AIDS created both personal and political crises in Canada and our gay communities were irrevocably changed. Now in hindsight we are beginning to see the shape of those changes and understand their impact. For one, it politicized the gay community dramatically – the stakes could not be higher – people were dying in a backdrop of little information and government action. For two, it brought the community closer together after years of division from fractious identity politics (read this interesting article about survivors of the AIDS crisis and the role of lesbians). For three, the public at large could no longer ignore or fail to notice the queers amongst them.
AIDS was first reported in Alberta in 1983: the first death a bisexual Calgary man in early June. On June 30th, Alberta was the second province in Canada to declare AIDS a notifiable disease. Grassroots organizing by Calgary’s gay community began almost immediately. By late July, the city’s gay club owners raised and donated $10,000, to the University of Calgary to become the foundation for an AIDS research and education fund.
One year later (1984) the number of confirmed AIDS cases in Alberta had grown to six with only two men still alive – and every one was a gay or bisexual man. For ten years the stats kept getting darker and bleaker until newly diagnosed cases peaked in 1994 at 134. From then onwards, sex education and cocktail drug therapies started bringing the numbers and the mortality down. Calgary was the hardest hit city in the province.
The first meetings for what was to become AIDS Calgary began in September 1985. Doug Young, a gay activist and community organizer collected papers from those early meetings, which can be found at the Glenbow Archives. Sadly, he himself died of AIDS in 1994.
Nationally, the recently launched AIDS Activist History Project is working to document Canadian AIDS activism in the 1980s and 1990s. The Calgary Gay History Project will work collaboratively with the project to preserve our local stories. As always, if you do have something to share, please contact us: here.
The Calgary Gay History Project is honoured to participate in Historic Calgary Week 2014, a program of the Chinook Country Historical Society. We are reprising the very popular Beltline Gay History Walk that happened during last year’s Pride Week celebrations.
The event “runs” from 7:00 – 8:30 PM, Saturday, July 26th and begins and ends at CommunityWise (formerly known as the Old Y) at 223 12 Ave. SW. We will be meeting outside the building near the front steps. As an aside, those steps and porch were recently renovated and have been nominated for the Calgary Heritage Authority’s Lion Awards on July 31st (also an event in Historic Calgary Week).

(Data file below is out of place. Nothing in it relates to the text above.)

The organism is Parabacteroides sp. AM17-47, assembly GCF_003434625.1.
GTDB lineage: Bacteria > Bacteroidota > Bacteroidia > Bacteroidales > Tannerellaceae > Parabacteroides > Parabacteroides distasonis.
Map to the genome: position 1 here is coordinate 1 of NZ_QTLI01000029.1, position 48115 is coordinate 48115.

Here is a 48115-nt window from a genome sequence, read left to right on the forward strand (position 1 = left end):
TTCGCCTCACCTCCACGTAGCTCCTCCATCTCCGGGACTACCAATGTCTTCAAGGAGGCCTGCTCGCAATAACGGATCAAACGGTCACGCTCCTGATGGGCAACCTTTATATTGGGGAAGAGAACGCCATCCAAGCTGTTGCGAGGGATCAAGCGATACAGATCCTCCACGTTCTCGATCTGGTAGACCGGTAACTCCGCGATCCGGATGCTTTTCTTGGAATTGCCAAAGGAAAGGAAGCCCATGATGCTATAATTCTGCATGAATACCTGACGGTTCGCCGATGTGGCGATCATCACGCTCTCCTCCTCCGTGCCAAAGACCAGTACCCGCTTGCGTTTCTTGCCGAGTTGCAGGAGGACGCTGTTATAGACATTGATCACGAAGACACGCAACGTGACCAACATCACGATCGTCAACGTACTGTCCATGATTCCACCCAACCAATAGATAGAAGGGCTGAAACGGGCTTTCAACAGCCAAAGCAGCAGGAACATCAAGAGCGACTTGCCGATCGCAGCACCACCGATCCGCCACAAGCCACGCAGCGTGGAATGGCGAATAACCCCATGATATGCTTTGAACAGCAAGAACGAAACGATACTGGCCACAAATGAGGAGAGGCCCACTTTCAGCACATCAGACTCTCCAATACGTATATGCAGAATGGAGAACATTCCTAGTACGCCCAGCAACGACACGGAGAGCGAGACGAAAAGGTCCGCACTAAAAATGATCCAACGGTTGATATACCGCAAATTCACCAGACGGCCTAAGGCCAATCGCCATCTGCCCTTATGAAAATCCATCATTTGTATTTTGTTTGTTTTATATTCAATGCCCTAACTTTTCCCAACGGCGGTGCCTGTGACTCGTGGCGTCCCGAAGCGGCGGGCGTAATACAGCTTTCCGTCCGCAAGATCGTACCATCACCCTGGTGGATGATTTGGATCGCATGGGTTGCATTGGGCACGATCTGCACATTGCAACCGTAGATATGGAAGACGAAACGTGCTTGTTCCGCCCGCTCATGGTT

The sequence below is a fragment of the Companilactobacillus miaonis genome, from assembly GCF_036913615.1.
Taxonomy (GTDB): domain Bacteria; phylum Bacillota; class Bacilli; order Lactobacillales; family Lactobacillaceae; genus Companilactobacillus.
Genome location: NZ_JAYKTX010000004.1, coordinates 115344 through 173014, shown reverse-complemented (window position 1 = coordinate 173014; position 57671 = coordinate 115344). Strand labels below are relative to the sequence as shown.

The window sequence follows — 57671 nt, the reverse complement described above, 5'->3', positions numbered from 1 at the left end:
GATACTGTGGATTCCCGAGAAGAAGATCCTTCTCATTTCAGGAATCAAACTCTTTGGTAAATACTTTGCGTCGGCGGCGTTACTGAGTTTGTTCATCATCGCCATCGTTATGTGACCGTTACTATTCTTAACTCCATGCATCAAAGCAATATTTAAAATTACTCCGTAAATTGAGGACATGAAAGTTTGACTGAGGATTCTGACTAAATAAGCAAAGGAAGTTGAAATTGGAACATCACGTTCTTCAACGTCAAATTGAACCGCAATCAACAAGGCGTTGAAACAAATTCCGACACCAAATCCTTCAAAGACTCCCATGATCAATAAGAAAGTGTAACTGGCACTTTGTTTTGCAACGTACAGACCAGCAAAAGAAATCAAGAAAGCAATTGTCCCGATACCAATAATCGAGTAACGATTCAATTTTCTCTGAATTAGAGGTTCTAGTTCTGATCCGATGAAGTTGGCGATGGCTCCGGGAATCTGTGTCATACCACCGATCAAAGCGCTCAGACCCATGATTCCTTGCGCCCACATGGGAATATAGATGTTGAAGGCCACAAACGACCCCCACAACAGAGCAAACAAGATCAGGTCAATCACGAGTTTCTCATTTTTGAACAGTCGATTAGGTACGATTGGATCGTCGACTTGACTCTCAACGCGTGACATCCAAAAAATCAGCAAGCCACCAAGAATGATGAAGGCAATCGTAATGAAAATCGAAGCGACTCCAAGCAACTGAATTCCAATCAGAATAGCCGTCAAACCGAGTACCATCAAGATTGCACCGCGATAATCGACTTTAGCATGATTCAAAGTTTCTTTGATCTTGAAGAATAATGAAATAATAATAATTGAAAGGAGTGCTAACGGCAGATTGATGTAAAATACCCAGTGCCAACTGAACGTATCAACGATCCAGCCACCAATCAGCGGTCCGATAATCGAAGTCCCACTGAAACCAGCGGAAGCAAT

Doug Young personal papers, Glenbow Archives M-8397-1.
In a happy coincidence, I was at the Glenbow Museum Archives today, going through gay activist Doug Young’s personal records and came across his hand drawn map of the Beltline from the mid-80’s. Interestingly, there were more queer spaces at that time, then we have today.
Looking forward to seeing you at the walk!
We needed a quiet month after the excitement of the Club Carousel Cabaret. The amount of press we had was amazing and the sold out performance was more amazing still. Check out the Calgary Herald review by Stephen Hunt.
The Calgary Gay History Project owes a big thanks to the artistic vision of Third Street Theatre: Paul Welch and Jonathan Brower for the creation of the cabaret. Their next production opens this month: Late, A Cowboy Song runs from March 11 – 22nd, 2014: you should check it out. Congratulations also to Paul for getting the Enbridge Emerging Artist Award at the recent Mayor’s Lunch for Arts Champions.
Look for new weekly gay history posts this month on Thursdays. Now, however, we are calling you to search for old files, photos, meeting minutes, T-shirts, badges, pins, flags, queer publications, or other memorabilia that you could donate to a newly forming gay archives. We (Kevin Allen and Carolyn Anderson) met with the Glenbow Archives last month, and walking through their vaults, saw that our community’s history is missing.
Here is where it could go:
Future Gay History Archive at the Glenbow here? Photo: Carolyn Anderson
The Calgary Gay History Project is currently gathering archival materials. If donated to the future archives they will be cared for in perpetuity and made accessible to future researchers. You might even be eligible for a tax receipt! Contact Kevin for more information.